From the Vice Chancellor
Anyone looking for evidence of the escalating competition within the international higher education sector need look no further than the most recent round of global university rankings.
The annual 2013 QS World University rankings were released earlier this month, and immediately sparked the now traditional debate over the merit and methodology of this and similar ratings mechanisms.
From UniSA’s perspective, we remain within the QS top 350 which means we continue to be ranked among the top three per cent of more than 10,000 institutions worldwide.
This represents a significant achievement given the comparative youth of our university – we are one of three Australian institutions aged under 25 to be ranked within the top 350 by the QS survey.
The importance of historic pedigree in rankings tables cannot be overstated. A look at the 2013 QS results show that the average age of institutions in the world’s top 100 is 180 years, while the average age of the top seven Australian institutions is 101.
What is also clear is that the scoring across a range of criteria – some of which is largely beyond the influence of individual institutions – that is required to maintain or improve position in the top league of global universities gets higher and higher with each passing year.
While UniSA improved or maintained its score in key areas of the 2013 QS rankings, including employer reputation, citations per faculty, student:staff ratio and international staff indicators, our overall standing dropped.
This highlights the speed at which other institutions in Australia and around the world are moving ahead, and further underscores the importance of the action items detailed in Crossing the Horizon.
When I spoke at recent round of campus meetings to launch our five-year strategic action plan, I showed a slide of a professional cycling peloton with an arrow that notionally identified UniSA as being somewhere in the middle of that highly competitive pack.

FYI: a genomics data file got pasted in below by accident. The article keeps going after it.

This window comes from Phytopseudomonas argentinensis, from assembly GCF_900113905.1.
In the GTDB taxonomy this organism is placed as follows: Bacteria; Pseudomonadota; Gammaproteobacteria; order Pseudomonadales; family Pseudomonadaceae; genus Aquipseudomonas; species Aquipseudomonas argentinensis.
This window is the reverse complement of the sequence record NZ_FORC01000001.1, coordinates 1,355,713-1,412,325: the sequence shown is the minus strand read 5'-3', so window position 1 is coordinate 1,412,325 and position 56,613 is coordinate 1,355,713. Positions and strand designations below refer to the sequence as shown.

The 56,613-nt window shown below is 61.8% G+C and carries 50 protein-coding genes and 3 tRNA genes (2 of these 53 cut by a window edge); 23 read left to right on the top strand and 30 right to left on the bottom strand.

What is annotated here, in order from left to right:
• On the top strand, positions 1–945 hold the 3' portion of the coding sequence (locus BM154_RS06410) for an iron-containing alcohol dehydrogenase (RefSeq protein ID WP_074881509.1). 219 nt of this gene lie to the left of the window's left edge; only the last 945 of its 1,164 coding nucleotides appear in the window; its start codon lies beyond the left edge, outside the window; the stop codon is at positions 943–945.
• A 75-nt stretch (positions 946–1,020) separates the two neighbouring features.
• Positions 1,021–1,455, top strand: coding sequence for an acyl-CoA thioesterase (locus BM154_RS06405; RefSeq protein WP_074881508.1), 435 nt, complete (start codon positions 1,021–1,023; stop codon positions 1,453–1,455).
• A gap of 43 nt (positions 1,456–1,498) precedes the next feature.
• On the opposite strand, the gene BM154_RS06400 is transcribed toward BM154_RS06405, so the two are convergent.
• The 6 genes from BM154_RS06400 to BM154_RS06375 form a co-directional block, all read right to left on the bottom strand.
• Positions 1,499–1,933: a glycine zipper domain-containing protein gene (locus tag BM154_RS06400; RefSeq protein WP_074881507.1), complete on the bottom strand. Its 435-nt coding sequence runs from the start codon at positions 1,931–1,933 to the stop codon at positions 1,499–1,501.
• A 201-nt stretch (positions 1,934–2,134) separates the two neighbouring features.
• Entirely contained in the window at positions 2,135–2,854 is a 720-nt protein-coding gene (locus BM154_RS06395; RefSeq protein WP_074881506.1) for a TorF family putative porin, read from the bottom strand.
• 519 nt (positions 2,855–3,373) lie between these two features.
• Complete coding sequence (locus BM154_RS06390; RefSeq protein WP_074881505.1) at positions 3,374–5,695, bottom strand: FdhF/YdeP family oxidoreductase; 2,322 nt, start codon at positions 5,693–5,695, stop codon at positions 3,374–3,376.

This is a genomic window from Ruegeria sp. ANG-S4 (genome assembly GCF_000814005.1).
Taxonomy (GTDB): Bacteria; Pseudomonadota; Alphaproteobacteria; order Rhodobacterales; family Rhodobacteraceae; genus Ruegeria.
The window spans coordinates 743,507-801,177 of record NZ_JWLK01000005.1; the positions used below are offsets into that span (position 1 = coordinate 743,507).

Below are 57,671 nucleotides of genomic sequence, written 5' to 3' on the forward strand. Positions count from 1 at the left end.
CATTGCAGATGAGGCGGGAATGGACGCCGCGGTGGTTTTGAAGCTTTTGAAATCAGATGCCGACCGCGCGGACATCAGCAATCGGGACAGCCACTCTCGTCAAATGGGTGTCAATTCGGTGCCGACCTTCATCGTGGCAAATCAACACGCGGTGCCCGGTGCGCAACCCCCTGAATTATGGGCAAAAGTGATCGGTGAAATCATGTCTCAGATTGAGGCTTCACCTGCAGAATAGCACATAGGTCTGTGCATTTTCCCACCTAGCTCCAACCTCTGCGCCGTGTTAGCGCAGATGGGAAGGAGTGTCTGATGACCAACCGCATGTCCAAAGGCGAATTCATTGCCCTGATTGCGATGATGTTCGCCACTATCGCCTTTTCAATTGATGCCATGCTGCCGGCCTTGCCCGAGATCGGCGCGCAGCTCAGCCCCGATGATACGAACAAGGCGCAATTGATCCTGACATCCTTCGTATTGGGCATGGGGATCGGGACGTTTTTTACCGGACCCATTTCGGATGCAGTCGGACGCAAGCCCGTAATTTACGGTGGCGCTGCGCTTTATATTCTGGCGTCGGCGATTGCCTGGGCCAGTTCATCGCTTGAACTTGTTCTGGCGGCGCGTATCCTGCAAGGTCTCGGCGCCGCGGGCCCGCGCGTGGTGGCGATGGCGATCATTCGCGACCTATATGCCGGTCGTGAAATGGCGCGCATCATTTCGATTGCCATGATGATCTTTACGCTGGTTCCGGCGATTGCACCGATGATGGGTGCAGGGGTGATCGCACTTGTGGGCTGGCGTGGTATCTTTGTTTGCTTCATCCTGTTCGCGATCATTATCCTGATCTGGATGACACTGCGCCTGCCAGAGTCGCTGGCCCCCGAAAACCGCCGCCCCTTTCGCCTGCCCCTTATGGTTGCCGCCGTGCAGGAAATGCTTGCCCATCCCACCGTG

The latest QS rankings confirm that supposition. We were ranked equal 16th out of 25 Australian institutions in the top 600.
But this result also enables us to see how diligently the others – not just in Australia but in the US, UK, Canada, New Zealand and, increasingly, across Asia – are pedalling to get ahead.
There are measures outlined in Crossing the Horizon that directly address some of the objective scoring criteria used to compile global rankings. Our stated aim to hire 100 new professors will influence our staff:student ratio score, and further expanding our industry-linked internships programs should also be reflected in our employer reputation total.
What’s more, a number of these items feed directly into other areas of strategic policy changes that are imminent in the rapidly evolving higher education landscape.
For example, our ambition to produce even more globally capable students through an increased range of study abroad and international industry placement opportunities will complement the newly-elected Federal Government’s foreshadowed commitment to its New Colombo Plan.
That five-year initiative aims to award scholarships to undergraduate students aged under 22 and enable them to undertake study and internships with businesses and NGOs throughout our region.
This will help to not only ensure we foster closer, deeper person-to-person ties throughout the Asia-Pacific but will also enhance the work-readiness of our graduates so they can better compete with their peers from our region, and from further afield.
According to Universities Australia, the number of Australian students who travel overseas for study has doubled in the past five years, but it remains at around only 13 per cent of our total undergraduate population so there is considerable scope to lift that number.
While the success of many of the 50-plus programs and initiatives detailed in Crossing the Horizon might not deliver immediate or demonstrable results to our global rankings scores, they have been specifically designed to further raise our international visibility and augment our marketplace presence.
And that, more so than any standing within league tables or rankings charts, is the result on which we must focus.
Professor David Lloyd
Vice Chancellor and President